A Theory of Preliminary Fact Investigation
UC Davis Law Review, Vol. 24, p. 931, 1991
55 Pages Posted: 13 Apr 2005
How do human beings know? And how can human beings make sure that they know the truth? These are old questions. However, their their shape has changed, or so some people think. Until very recently - roughly until the middle of the twentieth century - many observers believed that the question of the foundations of human knowledge is an unanswerable philosophical riddle. Today, however, there are signs of a shift in attitude toward epistemological issues. A diverse group of theorists views the riddle of human knowledge as a practical problem that admits of answers. These epistemological optimists would reject the wry suggestion that "cognitive science" is an oxymoron; they believe that a science of the mind is possible. Indeed, some of these optimists are hyperoptimists. In recent years "neural networks" have become one of the "hottest" topics in the field of computer logic and artificial intelligence. Some students of cognitive science believe that "neurocomputational" logic may allow them to model and mimic the operations of the brain, and not just understand them.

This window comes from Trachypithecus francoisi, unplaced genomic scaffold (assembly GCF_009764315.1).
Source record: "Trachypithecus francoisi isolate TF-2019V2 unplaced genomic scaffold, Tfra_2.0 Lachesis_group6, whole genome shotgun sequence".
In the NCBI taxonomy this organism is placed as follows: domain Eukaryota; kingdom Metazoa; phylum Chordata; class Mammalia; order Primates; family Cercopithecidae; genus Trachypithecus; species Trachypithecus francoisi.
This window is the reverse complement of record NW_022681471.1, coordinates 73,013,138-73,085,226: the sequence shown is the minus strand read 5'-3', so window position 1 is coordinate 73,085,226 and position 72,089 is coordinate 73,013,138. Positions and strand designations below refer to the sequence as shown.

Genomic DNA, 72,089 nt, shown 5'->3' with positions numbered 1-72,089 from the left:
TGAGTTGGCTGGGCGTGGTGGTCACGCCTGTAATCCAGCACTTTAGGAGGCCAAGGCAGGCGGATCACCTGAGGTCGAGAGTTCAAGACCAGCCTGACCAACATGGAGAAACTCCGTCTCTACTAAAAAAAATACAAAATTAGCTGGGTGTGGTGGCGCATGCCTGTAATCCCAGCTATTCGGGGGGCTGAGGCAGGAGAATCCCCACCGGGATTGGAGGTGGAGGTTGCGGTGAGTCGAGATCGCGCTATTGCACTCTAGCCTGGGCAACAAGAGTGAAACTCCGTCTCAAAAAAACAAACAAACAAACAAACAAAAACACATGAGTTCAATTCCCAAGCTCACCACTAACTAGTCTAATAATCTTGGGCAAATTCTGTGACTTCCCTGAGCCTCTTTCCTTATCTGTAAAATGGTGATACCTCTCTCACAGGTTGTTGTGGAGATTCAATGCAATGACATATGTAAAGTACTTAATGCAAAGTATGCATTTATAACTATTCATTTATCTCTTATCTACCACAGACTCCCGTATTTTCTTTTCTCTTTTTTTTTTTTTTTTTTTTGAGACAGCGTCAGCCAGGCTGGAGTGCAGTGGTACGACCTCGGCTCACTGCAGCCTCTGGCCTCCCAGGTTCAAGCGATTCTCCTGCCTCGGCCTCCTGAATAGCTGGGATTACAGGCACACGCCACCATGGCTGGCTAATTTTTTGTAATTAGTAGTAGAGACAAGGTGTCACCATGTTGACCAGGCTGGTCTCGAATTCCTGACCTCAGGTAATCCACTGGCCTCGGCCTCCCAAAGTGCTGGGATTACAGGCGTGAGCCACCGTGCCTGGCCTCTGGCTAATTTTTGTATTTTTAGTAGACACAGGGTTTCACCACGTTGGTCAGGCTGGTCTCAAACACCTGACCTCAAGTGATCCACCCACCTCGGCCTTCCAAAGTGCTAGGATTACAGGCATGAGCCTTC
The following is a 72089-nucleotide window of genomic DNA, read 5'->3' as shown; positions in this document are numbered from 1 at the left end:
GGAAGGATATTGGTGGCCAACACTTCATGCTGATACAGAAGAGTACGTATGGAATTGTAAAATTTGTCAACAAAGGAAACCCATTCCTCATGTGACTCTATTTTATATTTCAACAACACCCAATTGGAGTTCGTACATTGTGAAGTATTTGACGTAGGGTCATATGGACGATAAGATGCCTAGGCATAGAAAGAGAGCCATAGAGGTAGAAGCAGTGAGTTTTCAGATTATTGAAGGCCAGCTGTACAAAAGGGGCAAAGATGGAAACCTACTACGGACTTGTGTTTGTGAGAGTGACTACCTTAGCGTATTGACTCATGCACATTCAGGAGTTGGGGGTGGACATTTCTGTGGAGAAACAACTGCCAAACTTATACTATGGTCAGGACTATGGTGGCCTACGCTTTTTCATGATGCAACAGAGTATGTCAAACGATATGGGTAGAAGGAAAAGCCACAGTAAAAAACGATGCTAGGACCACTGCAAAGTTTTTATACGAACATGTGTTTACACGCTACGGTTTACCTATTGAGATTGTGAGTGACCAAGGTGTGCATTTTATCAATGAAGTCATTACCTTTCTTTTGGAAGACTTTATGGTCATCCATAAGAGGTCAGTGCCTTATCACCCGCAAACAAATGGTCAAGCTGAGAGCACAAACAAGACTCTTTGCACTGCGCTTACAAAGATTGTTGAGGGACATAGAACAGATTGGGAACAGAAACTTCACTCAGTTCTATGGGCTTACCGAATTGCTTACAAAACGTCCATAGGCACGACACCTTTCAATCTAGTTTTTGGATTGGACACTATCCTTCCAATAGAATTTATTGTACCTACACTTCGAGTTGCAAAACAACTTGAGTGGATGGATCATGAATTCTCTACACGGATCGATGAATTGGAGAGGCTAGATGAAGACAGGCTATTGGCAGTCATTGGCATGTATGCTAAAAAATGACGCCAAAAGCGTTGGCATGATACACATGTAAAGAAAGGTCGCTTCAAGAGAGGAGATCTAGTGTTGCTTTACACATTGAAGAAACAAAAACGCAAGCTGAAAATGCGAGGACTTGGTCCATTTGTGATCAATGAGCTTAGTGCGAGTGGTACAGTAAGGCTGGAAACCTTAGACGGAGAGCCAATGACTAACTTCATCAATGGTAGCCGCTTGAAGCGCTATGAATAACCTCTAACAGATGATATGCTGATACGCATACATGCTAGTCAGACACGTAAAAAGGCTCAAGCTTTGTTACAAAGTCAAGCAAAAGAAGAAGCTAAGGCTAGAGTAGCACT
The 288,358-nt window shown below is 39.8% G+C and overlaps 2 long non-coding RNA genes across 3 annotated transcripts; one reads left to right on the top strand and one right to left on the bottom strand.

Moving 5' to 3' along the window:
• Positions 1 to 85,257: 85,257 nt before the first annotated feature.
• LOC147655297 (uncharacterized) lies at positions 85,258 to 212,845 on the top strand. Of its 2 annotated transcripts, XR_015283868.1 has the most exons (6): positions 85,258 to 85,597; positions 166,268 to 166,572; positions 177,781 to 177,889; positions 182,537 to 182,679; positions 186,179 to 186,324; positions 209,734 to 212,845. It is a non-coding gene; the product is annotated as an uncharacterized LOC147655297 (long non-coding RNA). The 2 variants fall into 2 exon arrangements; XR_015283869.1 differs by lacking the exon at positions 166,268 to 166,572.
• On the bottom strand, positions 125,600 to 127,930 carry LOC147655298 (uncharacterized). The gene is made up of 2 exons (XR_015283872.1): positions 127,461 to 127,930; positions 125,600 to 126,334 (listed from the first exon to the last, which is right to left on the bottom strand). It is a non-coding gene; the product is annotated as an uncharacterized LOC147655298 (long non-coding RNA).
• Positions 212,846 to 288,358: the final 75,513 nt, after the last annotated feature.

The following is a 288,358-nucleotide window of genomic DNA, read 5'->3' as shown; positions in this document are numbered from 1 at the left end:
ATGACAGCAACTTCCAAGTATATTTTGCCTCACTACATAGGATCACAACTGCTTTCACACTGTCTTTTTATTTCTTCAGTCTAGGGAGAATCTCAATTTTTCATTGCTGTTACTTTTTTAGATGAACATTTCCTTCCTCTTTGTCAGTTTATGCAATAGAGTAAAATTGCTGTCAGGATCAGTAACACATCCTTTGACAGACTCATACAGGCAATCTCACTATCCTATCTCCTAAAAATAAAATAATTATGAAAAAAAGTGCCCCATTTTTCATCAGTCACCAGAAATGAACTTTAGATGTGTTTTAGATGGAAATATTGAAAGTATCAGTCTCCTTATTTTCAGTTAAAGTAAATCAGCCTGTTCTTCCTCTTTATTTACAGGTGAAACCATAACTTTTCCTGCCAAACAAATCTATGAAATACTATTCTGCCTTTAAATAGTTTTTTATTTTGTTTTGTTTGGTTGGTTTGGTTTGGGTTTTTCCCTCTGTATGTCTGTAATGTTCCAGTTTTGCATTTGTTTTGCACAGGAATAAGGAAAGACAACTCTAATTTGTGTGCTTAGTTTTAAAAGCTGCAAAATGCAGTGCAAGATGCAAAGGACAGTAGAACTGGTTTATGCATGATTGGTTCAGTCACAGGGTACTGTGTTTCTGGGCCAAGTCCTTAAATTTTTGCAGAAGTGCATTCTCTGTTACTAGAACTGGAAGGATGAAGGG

We share the view that real progress in understanding human knowledge is now possible. In one respect, however, we part ways with the more enthusiastic advocates of artificial intelligence, neural networks, computational models of the mind, and the like. We believe that imagination plays an essential role in all human knowledge and we believe that no model of the mind, no matter how esoteric or subtle, can duplicate, much less replace, the imaginative activities of the human mind. Despite our skepticism about machine-minds, however, we think it is important to use logic to map the operations of the mind. Logic portrays human thought in an orderly way. Logical pictures of possible ways of thinking can facilitate orderly and imaginative reasoning about facts.